Resume mistakes could cost you the interview, which will ultimately cost you the job. What are the most common resume mistakes and how do you avoid them?
Typos are probably the most common resume mistakes. People make mistakes that spell check doesn’t catch—but hiring managers do. Take the time to put your resume down for a bit and come back to it with fresh eyes and look it over. Even better, give it to a friend to look it over for you before you send it.
Use complete words, spelled correctly.
Never include a photo on your resume. Photos might be included in other countries on CVs, but in the United States, the rules are different. Anti-discrimination laws could make an employer throw out every resume with a photo so they can’t be accused of bias either way.
(See this article on why photos are required on LinkedIn profiles but not resumes.)
Not Taking the Time to Tailor the Resume for the Job
Your resume is a marketing document for you. You want it to ‘sell’ you to the hiring manager for that job and make them want to find out more.
If you’re applying for a specific job, take the time to tailor your resume for that job with that employer. Use the job description for clues on what language to use and what skills that company considers especially important and incorporate those into your resume—but don’t copy and paste the job description.
If you have a lot of experience, you’ll naturally want to pack that all in on your resume—but don’t. A big, wordy, dense resume will cause a hiring manager’s eyes to skip around and miss important information. Typically, they don’t read resumes carefully on the first go-round. They skim them quickly and narrow down the list fast.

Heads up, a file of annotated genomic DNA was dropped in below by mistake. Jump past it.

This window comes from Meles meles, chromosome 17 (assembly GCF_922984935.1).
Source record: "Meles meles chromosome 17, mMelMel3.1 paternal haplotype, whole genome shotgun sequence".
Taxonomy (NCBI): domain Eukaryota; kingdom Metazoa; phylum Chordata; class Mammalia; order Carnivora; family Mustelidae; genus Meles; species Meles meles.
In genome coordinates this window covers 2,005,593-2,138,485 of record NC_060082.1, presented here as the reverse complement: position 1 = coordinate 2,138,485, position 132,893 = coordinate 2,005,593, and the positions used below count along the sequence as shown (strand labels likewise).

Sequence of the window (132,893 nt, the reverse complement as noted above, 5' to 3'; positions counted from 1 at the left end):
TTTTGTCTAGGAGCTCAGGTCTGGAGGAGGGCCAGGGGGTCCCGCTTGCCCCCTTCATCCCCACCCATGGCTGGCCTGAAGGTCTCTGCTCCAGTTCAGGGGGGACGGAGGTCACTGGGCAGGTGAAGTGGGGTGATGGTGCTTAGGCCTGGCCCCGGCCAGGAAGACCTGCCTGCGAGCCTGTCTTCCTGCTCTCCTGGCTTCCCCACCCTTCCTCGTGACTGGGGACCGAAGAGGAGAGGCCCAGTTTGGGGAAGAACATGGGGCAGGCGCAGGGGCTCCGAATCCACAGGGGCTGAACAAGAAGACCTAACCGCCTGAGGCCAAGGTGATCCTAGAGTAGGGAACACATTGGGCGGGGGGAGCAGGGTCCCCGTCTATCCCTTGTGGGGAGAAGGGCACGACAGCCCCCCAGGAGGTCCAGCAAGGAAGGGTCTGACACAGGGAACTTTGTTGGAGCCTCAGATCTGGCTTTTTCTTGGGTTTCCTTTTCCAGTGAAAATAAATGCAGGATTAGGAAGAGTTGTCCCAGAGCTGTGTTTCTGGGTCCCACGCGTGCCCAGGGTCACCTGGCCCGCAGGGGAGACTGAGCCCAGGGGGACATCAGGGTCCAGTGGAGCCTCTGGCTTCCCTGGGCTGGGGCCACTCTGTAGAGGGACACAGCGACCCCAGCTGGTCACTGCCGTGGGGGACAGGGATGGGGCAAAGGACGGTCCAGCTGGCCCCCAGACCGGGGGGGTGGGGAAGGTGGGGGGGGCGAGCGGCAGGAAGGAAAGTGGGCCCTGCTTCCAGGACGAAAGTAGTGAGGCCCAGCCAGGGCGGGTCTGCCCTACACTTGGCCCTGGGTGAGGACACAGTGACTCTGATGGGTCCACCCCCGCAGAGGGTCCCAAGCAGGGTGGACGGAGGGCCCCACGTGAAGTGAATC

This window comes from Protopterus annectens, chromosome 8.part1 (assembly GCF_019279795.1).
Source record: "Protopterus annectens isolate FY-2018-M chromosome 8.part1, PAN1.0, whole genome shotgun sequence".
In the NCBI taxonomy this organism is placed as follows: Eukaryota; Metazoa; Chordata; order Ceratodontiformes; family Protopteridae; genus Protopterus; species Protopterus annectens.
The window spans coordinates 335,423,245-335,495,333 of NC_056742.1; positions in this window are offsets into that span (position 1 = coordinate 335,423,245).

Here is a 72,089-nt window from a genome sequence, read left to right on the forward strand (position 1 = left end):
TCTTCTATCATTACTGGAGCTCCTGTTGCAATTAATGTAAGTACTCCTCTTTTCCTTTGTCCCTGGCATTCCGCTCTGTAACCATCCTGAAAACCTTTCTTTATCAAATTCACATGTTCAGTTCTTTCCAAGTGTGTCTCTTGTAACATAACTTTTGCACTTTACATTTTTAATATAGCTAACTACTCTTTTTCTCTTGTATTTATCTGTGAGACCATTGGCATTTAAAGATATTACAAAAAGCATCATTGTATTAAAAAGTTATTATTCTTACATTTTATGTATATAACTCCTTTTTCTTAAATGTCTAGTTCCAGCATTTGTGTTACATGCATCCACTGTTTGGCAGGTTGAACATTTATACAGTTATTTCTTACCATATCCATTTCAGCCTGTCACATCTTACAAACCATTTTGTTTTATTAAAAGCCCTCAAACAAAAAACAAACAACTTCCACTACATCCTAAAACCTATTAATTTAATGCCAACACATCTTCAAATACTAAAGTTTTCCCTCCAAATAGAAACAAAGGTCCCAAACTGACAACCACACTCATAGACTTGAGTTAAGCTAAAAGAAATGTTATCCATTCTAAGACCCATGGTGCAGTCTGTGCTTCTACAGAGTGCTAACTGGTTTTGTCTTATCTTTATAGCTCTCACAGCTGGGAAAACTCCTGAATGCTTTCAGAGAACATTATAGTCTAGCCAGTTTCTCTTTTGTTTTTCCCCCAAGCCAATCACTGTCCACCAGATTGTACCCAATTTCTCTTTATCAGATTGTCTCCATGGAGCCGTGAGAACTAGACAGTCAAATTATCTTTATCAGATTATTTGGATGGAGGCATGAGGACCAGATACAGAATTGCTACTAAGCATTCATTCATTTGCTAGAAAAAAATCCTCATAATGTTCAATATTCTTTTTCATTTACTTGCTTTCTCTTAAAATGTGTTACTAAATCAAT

Make sure they see your most relevant information by highlighting it with bullet points. The white space draws attention.
If you do have a lot of experience, you can choose the best things to highlight and have a truly impressive resume.
Not Including Quantification
Each bullet point that describes what you did in that job should include (as much as possible) quantification. That means to describe what you did using numbers, dollars, and percentages.
Quantifying your accomplishments grabs a hiring manager’s attention like nothing else. Not including those numbers is a mistake that could keep them from seeing your true value as a potential employee.
Read more about how to quantify your resume here: Write a Resume That POPS!
Yes, you want your resume to stand out…but the way to make it stand out is to be professional, not odd. Career Builder ran a survey to gather outrageous resume mistakes and found that hiring managers have received some truly weird resumes. One listed online video gaming experience leading a warrior clan as leadership experience. Another included jail time for assaulting a former boss. Yet another wasn’t even a written resume…it was a music video.
More common resume weirdness might be listing an email address that is a little too casual, like ‘firstname.lastname@example.org,’ ‘email@example.com,’ or even cutsie ones like ‘AnnasMom@gmail.com.’
The email address on your resume should be some version of your actual name. If you’re stuck because you have a common name, Mashable has some ideas that may help.
Your resume is your professional introduction to a company. The way to make it memorable is to make it easy to read, tailor it for that job, add numbers to describe your accomplishments, and eliminate mistakes.
If you want more help with writing a perfect resume, check out our Extreme Resume Makeover Kit.